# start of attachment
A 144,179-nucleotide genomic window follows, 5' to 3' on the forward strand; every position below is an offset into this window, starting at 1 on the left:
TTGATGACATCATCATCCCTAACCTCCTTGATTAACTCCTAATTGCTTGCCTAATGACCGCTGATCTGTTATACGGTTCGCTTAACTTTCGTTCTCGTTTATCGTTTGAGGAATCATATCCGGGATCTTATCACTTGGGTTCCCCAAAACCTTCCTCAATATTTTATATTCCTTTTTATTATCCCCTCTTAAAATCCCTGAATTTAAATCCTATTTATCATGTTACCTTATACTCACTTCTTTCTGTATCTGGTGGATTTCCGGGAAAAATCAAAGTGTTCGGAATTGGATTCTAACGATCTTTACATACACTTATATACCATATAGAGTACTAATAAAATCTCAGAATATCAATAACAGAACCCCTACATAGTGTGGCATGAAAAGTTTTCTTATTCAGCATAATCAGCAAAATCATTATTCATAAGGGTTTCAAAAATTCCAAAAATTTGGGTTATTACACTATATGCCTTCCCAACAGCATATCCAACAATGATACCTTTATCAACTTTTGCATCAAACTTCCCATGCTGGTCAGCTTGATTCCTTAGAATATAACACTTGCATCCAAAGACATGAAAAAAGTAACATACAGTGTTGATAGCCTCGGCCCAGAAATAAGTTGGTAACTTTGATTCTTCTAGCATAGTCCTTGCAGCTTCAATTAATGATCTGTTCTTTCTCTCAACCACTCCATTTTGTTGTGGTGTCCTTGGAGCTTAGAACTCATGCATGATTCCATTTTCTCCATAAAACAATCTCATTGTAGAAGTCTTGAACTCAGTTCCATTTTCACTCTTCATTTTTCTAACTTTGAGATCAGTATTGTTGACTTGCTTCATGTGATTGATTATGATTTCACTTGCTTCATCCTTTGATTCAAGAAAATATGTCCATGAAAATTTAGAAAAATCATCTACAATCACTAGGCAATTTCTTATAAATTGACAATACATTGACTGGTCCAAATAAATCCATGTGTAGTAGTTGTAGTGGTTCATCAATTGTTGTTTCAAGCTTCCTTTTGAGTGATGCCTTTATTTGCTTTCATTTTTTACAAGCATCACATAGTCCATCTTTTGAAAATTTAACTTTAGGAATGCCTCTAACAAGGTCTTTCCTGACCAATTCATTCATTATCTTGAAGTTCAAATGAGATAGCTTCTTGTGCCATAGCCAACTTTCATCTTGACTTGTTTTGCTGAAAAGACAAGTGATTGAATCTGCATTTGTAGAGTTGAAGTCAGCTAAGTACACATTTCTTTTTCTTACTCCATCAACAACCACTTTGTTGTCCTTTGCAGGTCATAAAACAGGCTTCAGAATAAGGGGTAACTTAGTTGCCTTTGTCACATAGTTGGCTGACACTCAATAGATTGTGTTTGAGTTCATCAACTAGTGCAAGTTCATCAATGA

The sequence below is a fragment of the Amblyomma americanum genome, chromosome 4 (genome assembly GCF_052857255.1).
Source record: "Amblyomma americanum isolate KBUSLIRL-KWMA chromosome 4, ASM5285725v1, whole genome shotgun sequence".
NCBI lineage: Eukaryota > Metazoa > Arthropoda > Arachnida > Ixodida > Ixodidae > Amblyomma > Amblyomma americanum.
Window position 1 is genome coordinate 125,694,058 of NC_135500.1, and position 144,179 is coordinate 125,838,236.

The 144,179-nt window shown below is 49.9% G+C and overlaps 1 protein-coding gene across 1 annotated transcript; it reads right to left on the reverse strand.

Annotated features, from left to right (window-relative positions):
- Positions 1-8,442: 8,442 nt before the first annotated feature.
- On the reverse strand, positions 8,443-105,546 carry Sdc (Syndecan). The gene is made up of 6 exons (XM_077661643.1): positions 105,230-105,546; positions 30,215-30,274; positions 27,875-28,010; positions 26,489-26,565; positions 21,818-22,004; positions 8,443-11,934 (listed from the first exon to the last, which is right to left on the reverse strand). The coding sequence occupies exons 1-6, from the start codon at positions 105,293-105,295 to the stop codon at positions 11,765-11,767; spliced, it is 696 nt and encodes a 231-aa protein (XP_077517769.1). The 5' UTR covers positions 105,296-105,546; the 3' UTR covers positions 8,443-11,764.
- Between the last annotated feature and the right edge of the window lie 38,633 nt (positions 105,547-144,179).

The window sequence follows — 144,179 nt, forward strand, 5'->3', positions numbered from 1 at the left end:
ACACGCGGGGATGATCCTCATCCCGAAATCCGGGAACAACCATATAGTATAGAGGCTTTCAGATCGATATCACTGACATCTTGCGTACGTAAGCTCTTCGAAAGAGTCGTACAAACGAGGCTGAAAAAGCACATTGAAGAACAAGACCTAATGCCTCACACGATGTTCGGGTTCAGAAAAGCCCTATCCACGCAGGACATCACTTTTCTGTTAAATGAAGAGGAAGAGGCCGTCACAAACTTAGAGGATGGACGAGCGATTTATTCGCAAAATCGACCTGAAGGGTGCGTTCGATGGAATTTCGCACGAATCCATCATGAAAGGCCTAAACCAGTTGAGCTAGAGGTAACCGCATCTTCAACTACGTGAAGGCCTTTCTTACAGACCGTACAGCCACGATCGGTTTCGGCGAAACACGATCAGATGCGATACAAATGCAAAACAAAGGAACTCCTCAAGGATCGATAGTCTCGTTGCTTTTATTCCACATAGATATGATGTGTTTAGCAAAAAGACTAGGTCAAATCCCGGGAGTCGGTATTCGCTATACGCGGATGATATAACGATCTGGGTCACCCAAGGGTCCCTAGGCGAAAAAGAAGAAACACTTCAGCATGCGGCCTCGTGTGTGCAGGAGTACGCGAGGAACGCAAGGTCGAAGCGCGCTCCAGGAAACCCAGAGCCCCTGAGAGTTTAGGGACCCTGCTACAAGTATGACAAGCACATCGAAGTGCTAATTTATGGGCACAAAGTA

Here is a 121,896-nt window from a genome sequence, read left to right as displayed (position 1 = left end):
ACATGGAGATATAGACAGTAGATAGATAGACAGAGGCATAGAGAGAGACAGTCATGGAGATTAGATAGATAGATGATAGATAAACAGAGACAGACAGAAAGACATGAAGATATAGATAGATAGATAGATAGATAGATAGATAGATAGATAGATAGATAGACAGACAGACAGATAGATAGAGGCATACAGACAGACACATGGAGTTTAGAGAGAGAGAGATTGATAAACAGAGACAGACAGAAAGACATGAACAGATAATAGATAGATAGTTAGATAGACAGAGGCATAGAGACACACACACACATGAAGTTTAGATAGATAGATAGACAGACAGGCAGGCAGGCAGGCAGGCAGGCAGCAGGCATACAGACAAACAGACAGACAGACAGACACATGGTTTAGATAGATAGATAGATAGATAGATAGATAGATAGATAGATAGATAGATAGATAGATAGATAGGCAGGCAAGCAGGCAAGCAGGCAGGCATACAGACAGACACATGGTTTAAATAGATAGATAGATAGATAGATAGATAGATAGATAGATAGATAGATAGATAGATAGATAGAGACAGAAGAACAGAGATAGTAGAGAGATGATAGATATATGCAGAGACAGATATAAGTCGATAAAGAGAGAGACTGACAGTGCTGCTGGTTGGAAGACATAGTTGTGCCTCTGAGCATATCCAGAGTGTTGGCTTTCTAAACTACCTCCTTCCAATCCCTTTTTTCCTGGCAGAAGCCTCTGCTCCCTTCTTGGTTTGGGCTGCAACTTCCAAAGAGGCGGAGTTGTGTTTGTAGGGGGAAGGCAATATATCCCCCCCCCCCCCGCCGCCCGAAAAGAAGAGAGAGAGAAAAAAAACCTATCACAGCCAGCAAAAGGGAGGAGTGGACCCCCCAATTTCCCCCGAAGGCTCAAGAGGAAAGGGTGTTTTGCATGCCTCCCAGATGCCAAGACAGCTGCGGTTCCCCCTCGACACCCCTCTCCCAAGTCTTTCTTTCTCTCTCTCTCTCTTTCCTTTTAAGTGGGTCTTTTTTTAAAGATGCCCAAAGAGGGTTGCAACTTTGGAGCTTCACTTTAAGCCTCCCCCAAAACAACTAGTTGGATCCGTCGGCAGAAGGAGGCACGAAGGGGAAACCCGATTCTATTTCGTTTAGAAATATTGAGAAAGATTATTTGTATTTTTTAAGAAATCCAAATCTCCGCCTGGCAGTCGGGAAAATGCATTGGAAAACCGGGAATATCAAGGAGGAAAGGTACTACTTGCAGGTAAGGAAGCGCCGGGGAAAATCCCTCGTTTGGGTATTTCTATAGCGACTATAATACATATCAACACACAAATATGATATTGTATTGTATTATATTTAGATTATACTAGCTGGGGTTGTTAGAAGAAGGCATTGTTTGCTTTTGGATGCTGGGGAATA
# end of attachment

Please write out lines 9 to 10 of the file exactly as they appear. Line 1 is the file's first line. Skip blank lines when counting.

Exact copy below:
- Positions 1-8,442: 8,442 nt before the first annotated feature.
- On the reverse strand, positions 8,443-105,546 carry Sdc (Syndecan). The gene is made up of 6 exons (XM_077661643.1): positions 105,230-105,546; positions 30,215-30,274; positions 27,875-28,010; positions 26,489-26,565; positions 21,818-22,004; positions 8,443-11,934 (listed from the first exon to the last, which is right to left on the reverse strand). The coding sequence occupies exons 1-6, from the start codon at positions 105,293-105,295 to the stop codon at positions 11,765-11,767; spliced, it is 696 nt and encodes a 231-aa protein (XP_077517769.1). The 5' UTR covers positions 105,296-105,546; the 3' UTR covers positions 8,443-11,764.